A Quick Guide to Points of Presence (PoPs) and How they Work

A Quick Guide to Points of Presence (PoPs) and How they Work

fiber-optic network can in some ways be described as an intricate, interconnected web of various pieces, parts, and players that work together to provide continuous, high-speed connectivity.

And of all of the elements involved in a network, points of presence (PoPs) are some of the most common, yet least understood.

But what are they, exactly? 

How do they work?

And how do they fit into a network?

Learn more in this quick guide.

The Whole Picture: Computer Networking, CDNs, & PoPs 

Before we examine what a PoP is, it’s crucial to paint the whole picture of computer networking and where PoPs fit in.

Any time we go online, send digital information, or receive digital information, content is being delivered. This information is distributed by a system called a CDN, which is known alternately as a content distribution network or a content delivery network.

CDNs consist of strategically located servers which hold data for future use (i.e., cache data) as well as synchronize data with different servers on the same CDN.

In order to increase the content delivery speed of the CDN, service providers place servers at “edge locations,” which are often in data centers near large Internet Service Providers (ISPs).

Within the data centers, you’ll typically find a point of presence—a PoP.

What is a PoP?

A PoP is not just one single item, system, or device; it’s a collection of telecommunications technologies and equipment that allows users to access the Internet. The equipment in a PoP can vary from routers to aggregators to Asynchronous Transfer Mode (ATM) switches.  

Also, PoPs typically house the facility node or switching system of the interexchange carrier using it. (Examples of interchange carriers include Sprint and AT&T.)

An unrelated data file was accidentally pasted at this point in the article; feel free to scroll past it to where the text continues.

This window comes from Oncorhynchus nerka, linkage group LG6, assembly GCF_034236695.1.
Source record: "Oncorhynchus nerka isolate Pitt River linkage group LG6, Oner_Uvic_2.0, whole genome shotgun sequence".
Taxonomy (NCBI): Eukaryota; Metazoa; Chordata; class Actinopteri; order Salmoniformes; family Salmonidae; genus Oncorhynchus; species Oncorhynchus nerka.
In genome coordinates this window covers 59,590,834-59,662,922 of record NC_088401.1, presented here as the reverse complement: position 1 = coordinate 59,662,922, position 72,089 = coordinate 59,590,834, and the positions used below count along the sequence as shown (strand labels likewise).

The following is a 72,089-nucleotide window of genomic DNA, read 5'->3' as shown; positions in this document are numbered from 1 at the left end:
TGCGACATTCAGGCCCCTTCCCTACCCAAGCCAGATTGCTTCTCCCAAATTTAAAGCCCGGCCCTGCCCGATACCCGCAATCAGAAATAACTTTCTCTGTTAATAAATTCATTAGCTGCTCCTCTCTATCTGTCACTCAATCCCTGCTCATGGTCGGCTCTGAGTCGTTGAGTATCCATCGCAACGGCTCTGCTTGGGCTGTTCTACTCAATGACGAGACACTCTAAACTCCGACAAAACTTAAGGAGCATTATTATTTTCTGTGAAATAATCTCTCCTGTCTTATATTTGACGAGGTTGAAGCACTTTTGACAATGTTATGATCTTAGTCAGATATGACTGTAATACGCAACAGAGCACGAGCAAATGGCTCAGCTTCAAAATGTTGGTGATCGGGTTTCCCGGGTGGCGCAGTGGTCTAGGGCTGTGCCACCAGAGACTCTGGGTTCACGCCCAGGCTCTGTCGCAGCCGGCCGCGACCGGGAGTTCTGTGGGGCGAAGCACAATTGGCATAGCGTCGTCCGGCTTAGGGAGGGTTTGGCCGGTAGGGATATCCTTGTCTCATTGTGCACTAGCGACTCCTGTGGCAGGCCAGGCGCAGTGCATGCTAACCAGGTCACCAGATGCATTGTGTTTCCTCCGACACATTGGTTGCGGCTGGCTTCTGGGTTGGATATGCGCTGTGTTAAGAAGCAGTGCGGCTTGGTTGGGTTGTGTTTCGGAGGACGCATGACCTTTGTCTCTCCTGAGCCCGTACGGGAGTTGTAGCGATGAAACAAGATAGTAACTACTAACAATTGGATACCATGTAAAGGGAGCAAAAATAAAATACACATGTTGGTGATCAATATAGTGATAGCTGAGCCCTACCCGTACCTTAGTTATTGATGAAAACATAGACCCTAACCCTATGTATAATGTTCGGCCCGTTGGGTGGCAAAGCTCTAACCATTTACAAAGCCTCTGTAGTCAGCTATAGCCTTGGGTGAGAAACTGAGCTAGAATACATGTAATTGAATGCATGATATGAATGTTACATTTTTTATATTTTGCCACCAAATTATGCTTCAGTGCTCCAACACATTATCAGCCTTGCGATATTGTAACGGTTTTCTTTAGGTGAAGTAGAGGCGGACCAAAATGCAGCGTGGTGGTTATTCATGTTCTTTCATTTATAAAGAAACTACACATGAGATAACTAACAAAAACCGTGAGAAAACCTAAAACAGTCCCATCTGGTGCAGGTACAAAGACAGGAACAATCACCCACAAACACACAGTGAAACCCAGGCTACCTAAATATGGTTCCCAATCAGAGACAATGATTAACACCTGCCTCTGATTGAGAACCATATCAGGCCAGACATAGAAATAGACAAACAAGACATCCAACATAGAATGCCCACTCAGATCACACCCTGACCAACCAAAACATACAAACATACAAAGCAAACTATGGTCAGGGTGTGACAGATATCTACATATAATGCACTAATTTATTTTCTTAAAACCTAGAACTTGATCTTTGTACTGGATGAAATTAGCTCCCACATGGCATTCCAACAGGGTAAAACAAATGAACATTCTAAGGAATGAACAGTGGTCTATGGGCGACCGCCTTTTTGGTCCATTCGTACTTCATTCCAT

How Do PoPs Work?

Think of all of the content that is delivered every day over a CDN: images, websites, videos…. The amounts can be staggering. But what happens to all of that data?

A CDN’s data is cached locally in their PoP. The purpose is simple: to increase the speed at which content is distributed.

Let’s say you open up a website on your computer or your smartphone. Watch how long it takes for each website element to appear. 

All of these elements are examples of the content that a CDN stores in its local PoP.

Independents Fiber Network’s Carrier-Class PoPs

In addition to having over 900 route miles of directly owned high-count fiber and another 700+ miles under management, Independents Fiber Network also has over 40 carrier-class PoPs so that we’re everywhere you need us to be.

Our carrier-class PoPs are all equipped with a standby generator that has an automatic transfer switch and diverse fiber entrance facilities.

Our unmanned carrier-class PoPs provide joint-use colocation areas. We provide flexibility by allowing you to supply your own rack/cabinet, or you may request it as part of our services.  We also give you choices for power, including +/-24 VDC, -48 VDC, 120 VAC and 240 VAC.